ISLAMABAD - Former Pakistani prime minister Imran Khan has accused the military and its intelligence branch, Inter-Services Intelligence (ISI), of openly attempting to crush his political party and throw him in jail to stop him from winning the upcoming elections.

Speaking in an interview on Saturday evening at his heavily fortified home in Lahore, Khan cited the government and military's push to arrest his supporters, looking to "destroy" his Pakistan Tehreek-e-Insaf (PTI) party before a vote that must be held by mid-October.

"It is completely the establishment," the former cricket hero said when asked who was behind the crackdown. "Establishment obviously means the military establishment, because they are really now openly - I mean, it's not even hidden now - they're just out in the open."

Pakistan's authorities have announced that they want to hold accountable all the figures and politicians who were complicit in the attacks on military buildings following Khan's brief time in detention in May over corruption charges that led to deadly clashes.

The authorities launched the process of prosecuting dozens of figures, including senior members of Khan's PTI party, suspected of involvement in the protests in military court - usually reserved for service members or those categorized as enemies of the state.

The former prime minister, who is now way ahead of his rivals in popularity polls, denied the charges raised against his supporters and senior PTI members over the attacks.

He said the attacks were a "false flag operation" launched by the military and meant to target him. He accused the government of using the incident as a pretext to carry out an "unprecedented crackdown" on his supporters.

Khan, who had previously hinted that the military was behind the crackdown on his party, said in his latest interview that the military was to blame.

He bluntly accused Pakistan's powerful Army Chief Asim Munir of being "fixated" on sidelining him, saying he had no doubts that eventually he would be tried in a military court and thrown into prison by him.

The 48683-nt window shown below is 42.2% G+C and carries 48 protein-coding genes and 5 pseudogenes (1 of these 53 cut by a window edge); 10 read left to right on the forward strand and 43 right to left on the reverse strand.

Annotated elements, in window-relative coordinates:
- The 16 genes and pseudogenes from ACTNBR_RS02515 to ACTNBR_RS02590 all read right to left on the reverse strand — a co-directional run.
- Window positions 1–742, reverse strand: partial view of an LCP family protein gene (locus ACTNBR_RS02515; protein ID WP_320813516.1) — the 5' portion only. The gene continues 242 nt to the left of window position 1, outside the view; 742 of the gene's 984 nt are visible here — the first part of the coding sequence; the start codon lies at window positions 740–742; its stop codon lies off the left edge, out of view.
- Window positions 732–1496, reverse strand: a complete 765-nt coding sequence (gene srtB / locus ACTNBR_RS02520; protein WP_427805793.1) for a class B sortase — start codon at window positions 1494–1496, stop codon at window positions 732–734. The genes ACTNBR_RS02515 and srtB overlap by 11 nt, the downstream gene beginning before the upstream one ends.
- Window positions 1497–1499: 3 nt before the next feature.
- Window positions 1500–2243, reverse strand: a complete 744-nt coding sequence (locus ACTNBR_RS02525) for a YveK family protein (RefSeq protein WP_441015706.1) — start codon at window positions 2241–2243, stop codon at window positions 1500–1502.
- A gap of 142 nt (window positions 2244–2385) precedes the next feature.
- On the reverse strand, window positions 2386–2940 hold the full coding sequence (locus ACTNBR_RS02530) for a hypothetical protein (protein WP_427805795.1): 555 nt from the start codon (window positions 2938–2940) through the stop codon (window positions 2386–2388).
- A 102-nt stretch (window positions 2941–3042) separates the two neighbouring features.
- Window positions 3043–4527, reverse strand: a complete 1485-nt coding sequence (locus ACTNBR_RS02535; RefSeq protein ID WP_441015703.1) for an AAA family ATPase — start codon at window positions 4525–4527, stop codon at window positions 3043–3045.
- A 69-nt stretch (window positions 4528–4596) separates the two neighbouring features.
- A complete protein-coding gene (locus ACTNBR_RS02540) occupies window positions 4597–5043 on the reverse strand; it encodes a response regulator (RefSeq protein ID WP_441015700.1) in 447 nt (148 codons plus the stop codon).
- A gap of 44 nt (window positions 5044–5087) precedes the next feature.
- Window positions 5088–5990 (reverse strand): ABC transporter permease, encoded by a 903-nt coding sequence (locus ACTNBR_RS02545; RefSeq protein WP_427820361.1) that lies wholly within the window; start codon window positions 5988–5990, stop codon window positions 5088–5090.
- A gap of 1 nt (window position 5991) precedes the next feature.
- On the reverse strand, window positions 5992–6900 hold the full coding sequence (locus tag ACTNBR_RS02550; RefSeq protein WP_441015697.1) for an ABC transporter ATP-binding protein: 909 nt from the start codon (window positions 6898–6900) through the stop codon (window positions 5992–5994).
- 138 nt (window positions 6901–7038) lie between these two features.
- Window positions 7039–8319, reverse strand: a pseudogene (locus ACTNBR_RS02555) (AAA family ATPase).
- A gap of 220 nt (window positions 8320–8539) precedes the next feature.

"I think that maybe he has a grudge because I asked him to resign" as ISI chief in 2019, Khan said.

Munir was later promoted to the post of Army Chief by Khan's successor Prime Minister Shehbaz Sharif.

"That's the only way they are going to get me into prison," Khan said. "I have absolutely no doubt that the military courts are meant for me," said Khan, who is out on bail.

Pakistan's military courts reportedly show disregard for due process and lack transparency, using coerced confessions to execute offenders after unfair trials.

Last April, Khan was ousted from office in a parliamentary vote. He claims his ouster was orchestrated by Pakistan's top generals. The year-long standoff between the popular cricketer-turned-politician and the country's powerful generals came to a head when military buildings and property were ransacked last month, allegedly by Khan's supporters.

He survived an assassination attempt last year when he was shot in the leg during a political rally.

Following his exit from power, Khan accused an unnamed "foreign power" -- in a clear reference to the United States -- of funding a "conspiracy" to topple his democratically elected government.

The ex-premier said the "foreign power" sent millions of dollars to opposition parties to launch a no-confidence vote against him in the parliament.